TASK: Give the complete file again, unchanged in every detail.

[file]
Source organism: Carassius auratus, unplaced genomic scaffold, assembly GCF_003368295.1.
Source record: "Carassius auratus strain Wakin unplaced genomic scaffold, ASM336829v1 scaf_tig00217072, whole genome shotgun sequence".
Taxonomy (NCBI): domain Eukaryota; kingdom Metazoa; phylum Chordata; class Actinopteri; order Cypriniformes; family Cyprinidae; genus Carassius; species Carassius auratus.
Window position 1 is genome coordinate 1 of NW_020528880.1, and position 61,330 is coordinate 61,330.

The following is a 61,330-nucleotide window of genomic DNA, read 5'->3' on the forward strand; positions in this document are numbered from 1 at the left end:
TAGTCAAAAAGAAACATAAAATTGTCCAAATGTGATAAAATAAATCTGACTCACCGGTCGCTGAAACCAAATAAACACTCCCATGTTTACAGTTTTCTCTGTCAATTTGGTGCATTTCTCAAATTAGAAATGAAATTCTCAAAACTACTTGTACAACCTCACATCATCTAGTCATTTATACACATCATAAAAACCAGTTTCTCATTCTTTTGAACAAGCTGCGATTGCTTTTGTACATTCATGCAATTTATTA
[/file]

Source organism: Carassius auratus, unplaced genomic scaffold, assembly GCF_003368295.1.
Source record: "Carassius auratus strain Wakin unplaced genomic scaffold, ASM336829v1 scaf_tig00217072, whole genome shotgun sequence".
Taxonomy (NCBI): domain Eukaryota; kingdom Metazoa; phylum Chordata; class Actinopteri; order Cypriniformes; family Cyprinidae; genus Carassius; species Carassius auratus.
Window position 1 is genome coordinate 1 of NW_020528880.1, and position 61,330 is coordinate 61,330.

The following is a 61,330-nucleotide window of genomic DNA, read 5'->3' on the forward strand; positions in this document are numbered from 1 at the left end:
TAGTCAAAAAGAAACATAAAATTGTCCAAATGTGATAAAATAAATCTGACTCACCGGTCGCTGAAACCAAATAAACACTCCCATGTTTACAGTTTTCTCTGTCAATTTGGTGCATTTCTCAAATTAGAAATGAAATTCTCAAAACTACTTGTACAACCTCACATCATCTAGTCATTTATACACATCATAAAAACCAGTTTCTCATTCTTTTGAACAAGCTGCGATTGCTTTTGTACATTCATGCAATTTATTA